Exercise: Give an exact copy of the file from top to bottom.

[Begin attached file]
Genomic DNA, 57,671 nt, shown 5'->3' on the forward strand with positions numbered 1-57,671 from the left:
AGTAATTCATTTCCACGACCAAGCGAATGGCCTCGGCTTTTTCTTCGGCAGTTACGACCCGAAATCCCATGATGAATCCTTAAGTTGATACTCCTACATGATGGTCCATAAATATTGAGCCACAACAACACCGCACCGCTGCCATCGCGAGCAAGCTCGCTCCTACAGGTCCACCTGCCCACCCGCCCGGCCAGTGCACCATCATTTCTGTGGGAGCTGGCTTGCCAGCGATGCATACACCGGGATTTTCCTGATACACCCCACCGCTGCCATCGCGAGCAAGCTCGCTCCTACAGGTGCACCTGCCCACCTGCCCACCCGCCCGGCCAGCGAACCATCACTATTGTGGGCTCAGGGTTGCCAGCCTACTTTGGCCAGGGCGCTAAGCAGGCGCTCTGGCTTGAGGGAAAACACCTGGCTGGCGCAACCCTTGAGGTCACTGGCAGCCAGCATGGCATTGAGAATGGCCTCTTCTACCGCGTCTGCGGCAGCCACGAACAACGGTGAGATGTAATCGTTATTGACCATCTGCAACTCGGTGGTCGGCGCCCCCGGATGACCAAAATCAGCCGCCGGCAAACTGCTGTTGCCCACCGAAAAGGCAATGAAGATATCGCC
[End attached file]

Genomic DNA, 57,671 nt, shown 5'->3' on the forward strand with positions numbered 1-57,671 from the left:
AGTAATTCATTTCCACGACCAAGCGAATGGCCTCGGCTTTTTCTTCGGCAGTTACGACCCGAAATCCCATGATGAATCCTTAAGTTGATACTCCTACATGATGGTCCATAAATATTGAGCCACAACAACACCGCACCGCTGCCATCGCGAGCAAGCTCGCTCCTACAGGTCCACCTGCCCACCCGCCCGGCCAGTGCACCATCATTTCTGTGGGAGCTGGCTTGCCAGCGATGCATACACCGGGATTTTCCTGATACACCCCACCGCTGCCATCGCGAGCAAGCTCGCTCCTACAGGTGCACCTGCCCACCTGCCCACCCGCCCGGCCAGCGAACCATCACTATTGTGGGCTCAGGGTTGCCAGCCTACTTTGGCCAGGGCGCTAAGCAGGCGCTCTGGCTTGAGGGAAAACACCTGGCTGGCGCAACCCTTGAGGTCACTGGCAGCCAGCATGGCATTGAGAATGGCCTCTTCTACCGCGTCTGCGGCAGCCACGAACAACGGTGAGATGTAATCGTTATTGACCATCTGCAACTCGGTGGTCGGCGCCCCCGGATGACCAAAATCAGCCGCCGGCAAACTGCTGTTGCCCACCGAAAAGGCAATGAAGATATCGCC